Plato said “opinion is the medium between knowledge and ignorance.”
People talk. And we hear. People tend to have opinions about everything and anyone. It doesn’t matter if their opinion is an argument or “just saying”, they will feel entitled to express it and we will fall for it. In other words, many of us tend to see ourselves through other people's eyes. Every day, every moment of it, we feel judged about our looks, how we behave, how smart we are or if we are being good partners or good parents.
If this was a picture, it would be millions of thought bubbles over our heads and we would look terrified standing underneath. And here comes the question: Why do others’ opinions matter? Why do we need to define our self-image through others’ eyes?
“You should. You must.”
First of all, stereotypes.
Stereotypes are organised sets of generalizations -which are often unconscious- about people. Our societies are built up on the cognitive concept of stereotypes and we make sure every day to conform to them in order to belong in these societies. We have been taught from our parents (direct learning), who learned from their parents, the importance of these stereotypes: it’s a prerequisite for common grounds of communication with your peers, community, relationships, family. As a result, we keep following these rules even if they don’t make us happy or it is not what we want from our lives.
We are also affected by social media (passive learning) which pass their own stereotypical trends; we feel the need to follow and to do “what’s trendy”, in order to be accepted, appraised or even loved. Imagine uploading an instagram picture with your recent achievement which will end up having zero “likes” from your followers. The feeling of rejection, as researchers say, is mirroring actual physical pain. So we end up wondering “what is wrong with me, why nobody likes me? Am I going to be excluded?”.
This is one reason why others’ opinions matter that much; because they either confirm or reject our conformity with the stereotypical fulfillment: “I’m either in or out of the norm. I’m either their friend or their foe.” Specifically, people, by expressing their opinions about us, are sending us the message of success or failure, of respect or ostracism; consequently we either feel safe and proud or totally excluded.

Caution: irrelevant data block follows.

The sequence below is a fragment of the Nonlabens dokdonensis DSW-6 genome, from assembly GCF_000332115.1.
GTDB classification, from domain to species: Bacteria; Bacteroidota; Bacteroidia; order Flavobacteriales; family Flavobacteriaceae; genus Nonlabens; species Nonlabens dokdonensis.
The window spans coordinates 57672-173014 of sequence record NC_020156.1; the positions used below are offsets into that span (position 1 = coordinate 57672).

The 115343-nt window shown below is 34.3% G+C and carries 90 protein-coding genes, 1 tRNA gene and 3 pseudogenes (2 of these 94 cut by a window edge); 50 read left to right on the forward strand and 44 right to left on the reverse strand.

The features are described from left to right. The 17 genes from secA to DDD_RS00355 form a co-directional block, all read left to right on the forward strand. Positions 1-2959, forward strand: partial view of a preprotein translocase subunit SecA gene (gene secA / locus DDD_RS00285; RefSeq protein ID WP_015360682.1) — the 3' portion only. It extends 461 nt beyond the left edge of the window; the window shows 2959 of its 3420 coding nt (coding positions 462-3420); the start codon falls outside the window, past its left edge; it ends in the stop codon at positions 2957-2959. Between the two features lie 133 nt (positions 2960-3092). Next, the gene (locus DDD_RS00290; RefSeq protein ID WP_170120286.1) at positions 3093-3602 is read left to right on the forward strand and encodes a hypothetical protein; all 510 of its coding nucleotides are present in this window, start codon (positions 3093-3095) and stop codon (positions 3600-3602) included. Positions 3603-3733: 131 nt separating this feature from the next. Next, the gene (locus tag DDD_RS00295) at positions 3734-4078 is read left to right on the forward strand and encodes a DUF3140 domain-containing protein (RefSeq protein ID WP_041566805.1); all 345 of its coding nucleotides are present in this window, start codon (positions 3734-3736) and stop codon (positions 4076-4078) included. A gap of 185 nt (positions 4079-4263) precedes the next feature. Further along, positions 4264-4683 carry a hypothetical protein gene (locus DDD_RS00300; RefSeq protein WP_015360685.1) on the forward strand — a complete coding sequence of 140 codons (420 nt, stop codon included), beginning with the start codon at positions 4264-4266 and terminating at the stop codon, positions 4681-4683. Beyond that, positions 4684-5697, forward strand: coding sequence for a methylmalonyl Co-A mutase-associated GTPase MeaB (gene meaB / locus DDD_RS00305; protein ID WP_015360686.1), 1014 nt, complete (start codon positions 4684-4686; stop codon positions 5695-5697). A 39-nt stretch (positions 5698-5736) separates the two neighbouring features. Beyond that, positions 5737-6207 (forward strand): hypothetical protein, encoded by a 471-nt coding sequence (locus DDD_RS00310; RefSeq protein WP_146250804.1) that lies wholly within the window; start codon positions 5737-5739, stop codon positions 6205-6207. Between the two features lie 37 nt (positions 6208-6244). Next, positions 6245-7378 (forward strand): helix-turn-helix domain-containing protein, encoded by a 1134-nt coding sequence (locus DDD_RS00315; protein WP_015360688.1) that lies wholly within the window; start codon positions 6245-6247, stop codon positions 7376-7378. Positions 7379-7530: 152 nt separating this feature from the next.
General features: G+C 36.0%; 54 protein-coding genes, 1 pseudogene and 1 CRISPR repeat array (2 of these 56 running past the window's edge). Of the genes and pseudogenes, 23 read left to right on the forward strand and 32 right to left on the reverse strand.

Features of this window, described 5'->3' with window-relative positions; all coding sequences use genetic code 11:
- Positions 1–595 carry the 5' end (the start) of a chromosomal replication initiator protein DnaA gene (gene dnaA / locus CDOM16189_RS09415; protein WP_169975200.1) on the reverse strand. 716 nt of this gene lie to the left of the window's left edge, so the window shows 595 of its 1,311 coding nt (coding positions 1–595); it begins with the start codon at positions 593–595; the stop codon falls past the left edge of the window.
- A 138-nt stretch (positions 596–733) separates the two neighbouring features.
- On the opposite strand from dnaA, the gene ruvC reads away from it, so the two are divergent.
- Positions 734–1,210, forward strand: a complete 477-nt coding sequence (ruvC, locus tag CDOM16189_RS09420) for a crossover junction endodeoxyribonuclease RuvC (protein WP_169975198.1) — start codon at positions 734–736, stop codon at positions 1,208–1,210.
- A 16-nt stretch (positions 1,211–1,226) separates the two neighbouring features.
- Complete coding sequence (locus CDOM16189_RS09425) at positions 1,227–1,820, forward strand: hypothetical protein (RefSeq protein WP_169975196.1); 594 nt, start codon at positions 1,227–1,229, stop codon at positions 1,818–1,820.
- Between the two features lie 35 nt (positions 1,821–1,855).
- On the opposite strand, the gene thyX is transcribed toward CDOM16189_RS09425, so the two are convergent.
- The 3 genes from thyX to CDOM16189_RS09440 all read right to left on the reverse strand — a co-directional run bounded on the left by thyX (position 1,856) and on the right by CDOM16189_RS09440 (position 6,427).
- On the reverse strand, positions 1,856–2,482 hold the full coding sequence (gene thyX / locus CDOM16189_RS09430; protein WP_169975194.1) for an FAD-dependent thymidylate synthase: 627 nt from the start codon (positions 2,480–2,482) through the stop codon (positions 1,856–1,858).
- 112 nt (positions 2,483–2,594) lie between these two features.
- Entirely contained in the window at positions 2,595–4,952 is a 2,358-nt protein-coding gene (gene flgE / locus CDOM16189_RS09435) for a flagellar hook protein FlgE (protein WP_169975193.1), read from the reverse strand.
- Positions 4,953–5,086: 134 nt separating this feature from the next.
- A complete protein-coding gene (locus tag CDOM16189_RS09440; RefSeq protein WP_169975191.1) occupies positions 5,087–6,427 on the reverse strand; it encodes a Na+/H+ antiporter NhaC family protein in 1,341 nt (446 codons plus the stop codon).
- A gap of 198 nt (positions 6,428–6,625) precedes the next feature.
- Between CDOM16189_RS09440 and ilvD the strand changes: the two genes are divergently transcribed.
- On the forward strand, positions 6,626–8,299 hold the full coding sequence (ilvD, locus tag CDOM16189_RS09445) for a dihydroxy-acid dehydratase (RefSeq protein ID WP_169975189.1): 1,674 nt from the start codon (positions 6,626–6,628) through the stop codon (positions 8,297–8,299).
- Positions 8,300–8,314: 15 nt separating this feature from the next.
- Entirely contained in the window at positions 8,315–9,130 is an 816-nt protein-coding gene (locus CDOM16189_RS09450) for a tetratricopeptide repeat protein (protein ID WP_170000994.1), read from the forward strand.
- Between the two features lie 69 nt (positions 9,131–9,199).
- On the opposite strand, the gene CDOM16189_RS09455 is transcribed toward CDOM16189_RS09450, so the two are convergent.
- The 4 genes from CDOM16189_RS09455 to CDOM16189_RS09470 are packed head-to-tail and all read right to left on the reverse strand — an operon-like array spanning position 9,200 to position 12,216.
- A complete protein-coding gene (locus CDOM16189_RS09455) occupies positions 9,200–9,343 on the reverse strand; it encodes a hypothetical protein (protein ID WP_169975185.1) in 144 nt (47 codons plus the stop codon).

To sum up, others’ opinion matters because it makes us feel we belong; that we are not alone.
The battle of a higher “value”.
Let's talk about self-worth. Self-worth is the sense of one’s own value or worth as a person. Many people use self-worth as a synonym for self-esteem. The difference between those two concepts lays on the reference point.
On the one hand, self-worth is something more internal. It is not about measuring yourself based on external actions or achievements, but mostly, about valuing your inherent worth as a person: how much value you think you add to the world. In other words, self-worth is about who you are, not about what you do.
On the other hand, self-esteem is the overall subjective evaluation which is mostly focused on your achievements and the satisfaction that you may or not receive through them. Nowadays, there is this trend of pushing people in developing high self-esteem. The “trap” in this behavior is that building higher self-esteem focuses on measuring oneself against others (Social Comparison Theory, Leon Festinger), rather than paying attention to one’s intrinsic value.
We are commanded by this competitive culture to be special and extraordinary in order to feel good about ourselves and at this point, “opinions” are used as a weapon in this infinite battle. In a way, by belittling someone who just happens to sit next to you, you succeed in enhancing a higher self value. But, if you are the one standing on the opposite side of the table, you are starving for a praise which is not yet to come; therefore your self-esteem is hitting rock bottom and your addiction to others’ feedback is making you lose your sleep. However, the moment you will receive some good comments, BANG! here’s your reward: happiness, a sudden explosion of dopamine in the brain. You are feeling more valuable, because someone confirmed so.